Belgium, (Brussels Morning Newspaper) The Bulgarian government is unstable again as the administration headed by Prime Minister Kiril Petkov faces a vote of no confidence.
The vote on Wednesday threatens to topple the four-party coalition government that took office about six months ago, according to Reuters reporting.
Petkov’s government pledged to crack down on corruption and took a hardline stance on Russia, but started to fall apart earlier this month over disagreements on North Macedonia and budget spending.
If the government falls, Bulgaria will hold the fourth national election in the last 14 months, which would put at risk absorption of EU recovery funds and plans to join the eurozone in two years.
Government instability could also prevent Bulgaria from securing a supply of natural gas, which the country imported from Russia before it refused to switch payments to roubles and Moscow stopped the flow.
Petkov pointed out on Tuesday at a parliamentary discussion on the vote of no confidence that the Government needs support from MPs to address rising inflation and effects of the war in Ukraine.
“This government will not allow stealing from Bulgarian taxpayers,” he stressed and added “you need to decide – you have a genuine chance to push the country into political crisis in times of war.”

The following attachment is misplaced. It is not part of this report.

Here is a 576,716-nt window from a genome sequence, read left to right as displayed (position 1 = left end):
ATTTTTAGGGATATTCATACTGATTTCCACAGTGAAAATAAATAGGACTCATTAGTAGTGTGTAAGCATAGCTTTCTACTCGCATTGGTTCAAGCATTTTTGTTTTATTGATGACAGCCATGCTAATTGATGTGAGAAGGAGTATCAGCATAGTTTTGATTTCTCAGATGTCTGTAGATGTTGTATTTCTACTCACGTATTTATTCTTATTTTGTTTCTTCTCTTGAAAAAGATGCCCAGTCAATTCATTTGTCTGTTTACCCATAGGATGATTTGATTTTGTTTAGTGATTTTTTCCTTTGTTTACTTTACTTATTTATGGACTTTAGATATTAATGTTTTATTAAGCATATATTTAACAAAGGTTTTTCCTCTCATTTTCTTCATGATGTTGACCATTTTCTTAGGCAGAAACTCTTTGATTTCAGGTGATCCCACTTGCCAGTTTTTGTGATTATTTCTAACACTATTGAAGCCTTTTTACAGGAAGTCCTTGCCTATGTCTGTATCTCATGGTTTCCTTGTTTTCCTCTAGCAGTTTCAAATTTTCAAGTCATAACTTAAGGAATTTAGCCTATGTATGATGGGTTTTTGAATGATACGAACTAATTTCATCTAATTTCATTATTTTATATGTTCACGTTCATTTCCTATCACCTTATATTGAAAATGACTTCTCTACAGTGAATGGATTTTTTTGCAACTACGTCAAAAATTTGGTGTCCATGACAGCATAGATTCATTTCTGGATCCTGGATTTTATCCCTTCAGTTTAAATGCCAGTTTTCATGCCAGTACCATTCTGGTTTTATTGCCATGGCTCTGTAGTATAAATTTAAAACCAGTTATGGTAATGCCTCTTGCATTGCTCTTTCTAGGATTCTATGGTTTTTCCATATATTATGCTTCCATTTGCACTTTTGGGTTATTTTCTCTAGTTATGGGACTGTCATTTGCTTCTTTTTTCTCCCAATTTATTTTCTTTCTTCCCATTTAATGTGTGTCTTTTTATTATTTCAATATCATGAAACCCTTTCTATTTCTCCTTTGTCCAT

While Bulgaria is traditionally friendly with Russia, Petkov holds strong pro-NATO and pro-EU positions.
He replaced the Minister of Defence in February for refusing to refer to the conflict in Ukraine as war, supported EU sanctions against Russia and agreed to provide military aid to Ukraine in the form of repairs of heavy military equipment.
Political analyst Dobromir Zhivkov expressed doubt that Petkov could secure stable support in the parliament even if the vote of no confidence fails, stressing that “early elections are very much on the table.”
While six MPs from the ranks of the opposition switched sides and pledged to support Petkov, the government is still six votes short of absolute majority in the parliament.Bulgaria reported annual rate of inflation of 15.6% in May, reaching a 24-year high, with Minister of Finance Asen Vasilev stressing that the rise was largely due to rising prices of energy and food, and adding that the conflict in Ukraine is the main driver of inflation.